Statistics show that, despite major gains in other functions, CFOs and their teams aren’t keeping up in migrating core functions. Two things could change that.
There’s an image on slide 24 of the recently published Future of Cloud Computing Survey that will probably make more than a few chief financial officers cringe.
While the research, which gathers insights from more than 1,300 business professionals worldwide, notes the surging growth of cloud computing in many areas of the enterprise, slide 24 is headlined, ‘Some Business Functions Lag,’ with a photograph of an aging, white-headed executive with glasses is worriedly looking at a piece of paper. You guessed it: Accounting is among those laggard functions, with less than 30% moving their processes to on-demand applications.
To be fair, other stats in the research show why those in finance may be taking their time in moving to the cloud. For example, more than 50% of those surveyed said they are looking for vendors with specific capabilities to integrate with other services. Finance is likely to be one of these, given that 58% also identified analytics as a key area of cloud-related investment.
The new year may prove to be a time when more organizations discover the potential that awaits them. An article on Information Age on the 10 Trends That Will Influence Cloud Computing In 2017 suggested that, even though it’s no longer a new concept, innovation within the cloud space is far from over:
“As the cloud grows in capability and scale, we can expect to see an increasing number of new applications, whose scope is limited only by the ingenuity and vision of cloud service providers,” the article said. “While some will be targeted at niche markets, others will address common problems.”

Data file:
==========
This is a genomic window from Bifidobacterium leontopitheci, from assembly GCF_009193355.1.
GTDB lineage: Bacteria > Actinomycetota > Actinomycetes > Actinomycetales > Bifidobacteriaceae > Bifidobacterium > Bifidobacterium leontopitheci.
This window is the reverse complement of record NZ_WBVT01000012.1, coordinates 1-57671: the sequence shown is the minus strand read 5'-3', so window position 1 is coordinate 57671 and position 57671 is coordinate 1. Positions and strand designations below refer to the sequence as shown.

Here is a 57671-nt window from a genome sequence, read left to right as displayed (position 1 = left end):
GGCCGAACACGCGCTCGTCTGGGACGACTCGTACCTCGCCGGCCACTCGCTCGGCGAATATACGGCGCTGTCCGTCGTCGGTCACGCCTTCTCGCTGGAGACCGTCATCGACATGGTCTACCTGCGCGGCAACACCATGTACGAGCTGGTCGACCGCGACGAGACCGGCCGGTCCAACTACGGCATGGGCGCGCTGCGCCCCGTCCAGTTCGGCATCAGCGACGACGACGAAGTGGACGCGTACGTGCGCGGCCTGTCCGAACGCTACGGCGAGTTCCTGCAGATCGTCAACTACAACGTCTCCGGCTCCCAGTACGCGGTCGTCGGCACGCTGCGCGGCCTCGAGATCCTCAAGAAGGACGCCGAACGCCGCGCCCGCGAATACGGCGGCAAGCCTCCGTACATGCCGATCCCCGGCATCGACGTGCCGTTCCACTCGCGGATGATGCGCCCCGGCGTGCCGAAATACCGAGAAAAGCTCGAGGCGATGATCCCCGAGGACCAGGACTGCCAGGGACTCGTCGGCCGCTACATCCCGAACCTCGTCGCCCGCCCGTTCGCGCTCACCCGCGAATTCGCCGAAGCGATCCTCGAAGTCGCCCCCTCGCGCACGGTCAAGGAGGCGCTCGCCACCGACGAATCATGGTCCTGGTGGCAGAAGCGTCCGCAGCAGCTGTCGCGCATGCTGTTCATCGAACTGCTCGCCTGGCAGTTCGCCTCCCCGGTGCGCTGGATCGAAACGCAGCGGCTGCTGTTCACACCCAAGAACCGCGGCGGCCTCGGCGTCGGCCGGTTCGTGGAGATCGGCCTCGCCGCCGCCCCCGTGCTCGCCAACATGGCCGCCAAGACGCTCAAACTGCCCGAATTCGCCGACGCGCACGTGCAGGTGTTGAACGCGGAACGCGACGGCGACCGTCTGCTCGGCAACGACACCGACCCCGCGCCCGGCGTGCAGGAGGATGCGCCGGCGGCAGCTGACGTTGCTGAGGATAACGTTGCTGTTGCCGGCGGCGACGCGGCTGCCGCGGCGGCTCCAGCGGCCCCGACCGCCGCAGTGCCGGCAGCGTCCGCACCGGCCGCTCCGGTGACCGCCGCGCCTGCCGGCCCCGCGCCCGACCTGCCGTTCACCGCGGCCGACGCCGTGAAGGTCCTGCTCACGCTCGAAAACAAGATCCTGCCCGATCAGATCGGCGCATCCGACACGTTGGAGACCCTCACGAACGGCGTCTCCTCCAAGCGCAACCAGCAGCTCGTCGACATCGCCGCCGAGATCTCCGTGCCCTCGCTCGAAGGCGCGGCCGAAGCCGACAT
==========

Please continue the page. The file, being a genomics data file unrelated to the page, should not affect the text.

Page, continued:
Beyond the new services might be a new spirit of ownership among CFOs. NetworkAsia offered an inside look at the shift with “When Finance Takes The Cloud Lead,” a case study in which the CFO of Aon Hewitt discusses the value he sees in working more strategically with his IT department:
It will free up a lot of bandwidth for our finance teams, and we expect that bandwidth to be spent doing value-added activities. We expect them to spend more time doing analysis for the business, rather than spending time doing just transactions. And it will give them the opportunity to upskill themselves as well, to be more analytical in their approach, and make a real difference in the organization.
As more CFOs and their teams follow this kind of example, we might start to have a much more attractive illustration of what cloud computing and areas like accounting could look like.